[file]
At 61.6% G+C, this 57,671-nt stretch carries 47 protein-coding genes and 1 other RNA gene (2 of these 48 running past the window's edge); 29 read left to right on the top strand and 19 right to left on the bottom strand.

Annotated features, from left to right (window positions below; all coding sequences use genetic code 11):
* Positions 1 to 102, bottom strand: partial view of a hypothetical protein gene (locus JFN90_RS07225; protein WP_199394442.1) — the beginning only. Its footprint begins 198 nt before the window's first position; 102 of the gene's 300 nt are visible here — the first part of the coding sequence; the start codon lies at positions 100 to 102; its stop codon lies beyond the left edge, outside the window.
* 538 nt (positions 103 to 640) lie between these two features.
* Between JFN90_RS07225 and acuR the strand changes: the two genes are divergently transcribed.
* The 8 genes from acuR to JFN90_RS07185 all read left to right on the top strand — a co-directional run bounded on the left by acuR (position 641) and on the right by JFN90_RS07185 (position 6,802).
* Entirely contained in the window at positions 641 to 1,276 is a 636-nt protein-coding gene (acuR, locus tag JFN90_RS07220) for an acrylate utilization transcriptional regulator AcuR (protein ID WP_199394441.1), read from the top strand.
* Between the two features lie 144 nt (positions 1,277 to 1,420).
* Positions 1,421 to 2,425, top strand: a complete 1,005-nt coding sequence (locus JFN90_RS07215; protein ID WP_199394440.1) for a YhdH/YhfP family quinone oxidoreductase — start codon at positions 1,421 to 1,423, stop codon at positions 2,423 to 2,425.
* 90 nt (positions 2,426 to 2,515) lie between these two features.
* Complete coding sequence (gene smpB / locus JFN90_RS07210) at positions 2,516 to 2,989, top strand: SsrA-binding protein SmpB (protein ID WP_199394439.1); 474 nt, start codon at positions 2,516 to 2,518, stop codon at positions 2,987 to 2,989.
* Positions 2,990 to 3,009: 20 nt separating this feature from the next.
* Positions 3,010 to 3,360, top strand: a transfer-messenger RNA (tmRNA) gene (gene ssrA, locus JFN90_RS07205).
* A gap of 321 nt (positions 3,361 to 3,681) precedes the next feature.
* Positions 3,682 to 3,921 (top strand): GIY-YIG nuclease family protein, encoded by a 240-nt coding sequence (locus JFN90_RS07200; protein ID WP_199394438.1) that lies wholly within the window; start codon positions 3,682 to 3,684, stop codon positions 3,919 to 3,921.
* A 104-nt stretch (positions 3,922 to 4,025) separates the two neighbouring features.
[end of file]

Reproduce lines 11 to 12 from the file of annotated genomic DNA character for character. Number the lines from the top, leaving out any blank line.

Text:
* Complete coding sequence (gene smpB / locus JFN90_RS07210) at positions 2,516 to 2,989, top strand: SsrA-binding protein SmpB (protein ID WP_199394439.1); 474 nt, start codon at positions 2,516 to 2,518, stop codon at positions 2,987 to 2,989.
* Positions 2,990 to 3,009: 20 nt separating this feature from the next.